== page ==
The Valley of the Kings is the mortuary area where many pharaohs, their families, and powerful nobles are buried. The most famous is Tutankhamen’s tomb, and a recent theory suggesting that Queen Nefertiti is buried behind one of its walls sparked new searches for secret chambers.

2:45–4 p.m. The Jewel of the Nile and Abu Simbel

Philae Temple, known as the “Jewel of the Nile” was built by Greek rulers of Egypt. Abu Simbel, the massive temple of Ramses II carved into a mountain, was an inspiration for Mount Rushmore.

World Art History Certificate elective: Earn 1 credit


I have to admit that from an engineering standpoint I have been interested in finding out how toilets worked in ancient Rome. However, not so interested that I actually did any research past a quick search on google.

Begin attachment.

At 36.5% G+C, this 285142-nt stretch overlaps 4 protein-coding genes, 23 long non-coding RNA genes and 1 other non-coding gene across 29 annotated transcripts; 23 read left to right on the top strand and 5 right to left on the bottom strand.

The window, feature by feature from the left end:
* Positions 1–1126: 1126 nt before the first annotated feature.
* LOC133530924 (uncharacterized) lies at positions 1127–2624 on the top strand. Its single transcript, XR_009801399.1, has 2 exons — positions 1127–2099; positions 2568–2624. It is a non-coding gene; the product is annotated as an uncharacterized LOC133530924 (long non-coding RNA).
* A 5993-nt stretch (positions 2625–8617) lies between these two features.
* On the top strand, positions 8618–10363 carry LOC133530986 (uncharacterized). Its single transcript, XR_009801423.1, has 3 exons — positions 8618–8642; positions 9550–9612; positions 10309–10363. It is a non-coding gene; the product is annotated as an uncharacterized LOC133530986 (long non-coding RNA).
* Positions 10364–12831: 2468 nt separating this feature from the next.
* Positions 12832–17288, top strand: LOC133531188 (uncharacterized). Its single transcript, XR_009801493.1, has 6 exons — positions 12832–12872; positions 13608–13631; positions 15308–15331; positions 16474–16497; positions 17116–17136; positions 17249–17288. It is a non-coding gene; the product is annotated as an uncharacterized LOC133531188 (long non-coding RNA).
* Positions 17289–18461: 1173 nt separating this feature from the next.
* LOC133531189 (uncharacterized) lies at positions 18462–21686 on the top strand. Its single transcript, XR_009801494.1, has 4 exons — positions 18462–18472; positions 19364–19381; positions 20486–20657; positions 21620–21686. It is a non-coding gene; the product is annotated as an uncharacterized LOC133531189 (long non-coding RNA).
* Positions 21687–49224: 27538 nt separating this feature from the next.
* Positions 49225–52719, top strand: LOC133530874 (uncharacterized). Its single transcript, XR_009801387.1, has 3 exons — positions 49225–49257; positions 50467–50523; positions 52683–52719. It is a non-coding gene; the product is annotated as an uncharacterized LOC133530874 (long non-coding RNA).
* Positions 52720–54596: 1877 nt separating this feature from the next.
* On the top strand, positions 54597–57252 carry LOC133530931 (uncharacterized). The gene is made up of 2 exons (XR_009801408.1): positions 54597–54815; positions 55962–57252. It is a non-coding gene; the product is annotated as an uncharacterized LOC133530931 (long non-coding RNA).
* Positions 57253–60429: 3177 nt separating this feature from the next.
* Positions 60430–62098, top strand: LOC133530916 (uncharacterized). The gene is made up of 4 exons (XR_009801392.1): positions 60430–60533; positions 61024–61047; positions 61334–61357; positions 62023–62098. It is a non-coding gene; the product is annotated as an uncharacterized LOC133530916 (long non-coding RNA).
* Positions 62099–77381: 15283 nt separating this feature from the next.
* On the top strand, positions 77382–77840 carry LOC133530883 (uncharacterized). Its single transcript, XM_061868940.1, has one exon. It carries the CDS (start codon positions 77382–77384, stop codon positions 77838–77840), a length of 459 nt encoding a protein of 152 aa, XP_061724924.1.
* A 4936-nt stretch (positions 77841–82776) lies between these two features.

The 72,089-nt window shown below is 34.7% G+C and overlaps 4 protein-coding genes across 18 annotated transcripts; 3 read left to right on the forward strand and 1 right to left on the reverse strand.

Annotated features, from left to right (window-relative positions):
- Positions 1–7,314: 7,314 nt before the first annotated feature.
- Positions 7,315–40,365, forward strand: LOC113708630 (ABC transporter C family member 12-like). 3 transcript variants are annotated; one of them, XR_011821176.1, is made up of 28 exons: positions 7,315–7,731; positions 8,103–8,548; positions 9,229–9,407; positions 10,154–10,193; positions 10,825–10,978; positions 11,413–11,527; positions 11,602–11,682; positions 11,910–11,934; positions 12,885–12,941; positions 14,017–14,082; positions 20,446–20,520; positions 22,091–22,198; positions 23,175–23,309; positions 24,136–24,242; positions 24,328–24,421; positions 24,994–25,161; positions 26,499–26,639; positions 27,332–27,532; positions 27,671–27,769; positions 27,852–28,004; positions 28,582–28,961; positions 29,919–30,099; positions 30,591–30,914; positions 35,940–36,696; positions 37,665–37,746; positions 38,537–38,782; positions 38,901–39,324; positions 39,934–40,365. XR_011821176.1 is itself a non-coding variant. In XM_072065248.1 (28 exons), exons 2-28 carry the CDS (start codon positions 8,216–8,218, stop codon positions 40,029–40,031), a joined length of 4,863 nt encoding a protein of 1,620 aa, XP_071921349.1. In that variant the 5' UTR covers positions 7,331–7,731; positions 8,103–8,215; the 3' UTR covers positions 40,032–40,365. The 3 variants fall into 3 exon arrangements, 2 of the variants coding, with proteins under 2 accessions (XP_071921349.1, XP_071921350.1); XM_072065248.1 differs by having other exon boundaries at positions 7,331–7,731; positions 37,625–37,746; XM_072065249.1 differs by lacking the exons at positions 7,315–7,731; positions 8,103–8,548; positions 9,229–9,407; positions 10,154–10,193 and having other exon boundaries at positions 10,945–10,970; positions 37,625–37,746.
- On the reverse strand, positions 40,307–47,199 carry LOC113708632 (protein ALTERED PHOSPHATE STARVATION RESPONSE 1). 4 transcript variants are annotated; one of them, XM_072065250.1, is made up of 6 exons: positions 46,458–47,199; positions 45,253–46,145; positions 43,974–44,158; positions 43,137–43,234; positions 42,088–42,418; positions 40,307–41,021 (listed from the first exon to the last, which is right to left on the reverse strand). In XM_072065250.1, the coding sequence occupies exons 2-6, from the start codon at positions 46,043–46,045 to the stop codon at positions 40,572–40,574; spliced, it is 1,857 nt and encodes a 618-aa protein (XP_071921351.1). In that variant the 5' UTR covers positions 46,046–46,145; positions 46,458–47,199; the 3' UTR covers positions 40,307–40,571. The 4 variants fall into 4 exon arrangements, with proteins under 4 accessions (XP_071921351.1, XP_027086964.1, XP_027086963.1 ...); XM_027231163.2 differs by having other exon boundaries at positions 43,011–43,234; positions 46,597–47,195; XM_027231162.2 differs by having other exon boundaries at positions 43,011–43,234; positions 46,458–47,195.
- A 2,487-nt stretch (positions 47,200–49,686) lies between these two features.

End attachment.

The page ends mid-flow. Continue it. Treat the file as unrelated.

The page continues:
Then I received an email from the American Journal of Archaeology, and took a look at the online book reviews. This one stood out:

Roman Toilets: Their Archaeology and Cultural History
Gemma C.M. Jansen, Ann Olga Koloski-Ostrow, and Eric M. Moormann, eds.
Reviewed by Eric Poehler

…What emerges from a full reading of Roman Toilets is the clearest and most detailed picture to date of the Roman experience of urinating and defecating in both public and private contexts. First, as objects of archaeological and architectural interest, the individual toilet (latrina) and multiseat latrine (forica) are described in exhaustive (and sometimes exquisite) detail…

The book (Roman Toilets: Their Archaeology and Cultural History) is a steal at $98.00 and is available on Amazon.com. I put it on my wishlist. :)

Jaguar - from adobe mural at Huaca Partida, Nepeña Valley, Peru.
Last Saturday I attended a very interesting all-day seminar in Washington, DC. The Pre-Columbian Society of Washington DC has an annual symposium at the U.S. Navy Memorial’s Naval Heritage Center. At right is the design on the symposium T-shirt. It is a feline character (I’m going to assume a jaguar) from an adobe mural at Huaca Partida, Nepeña Valley, Peru (something like > 1500 years ago). Neat.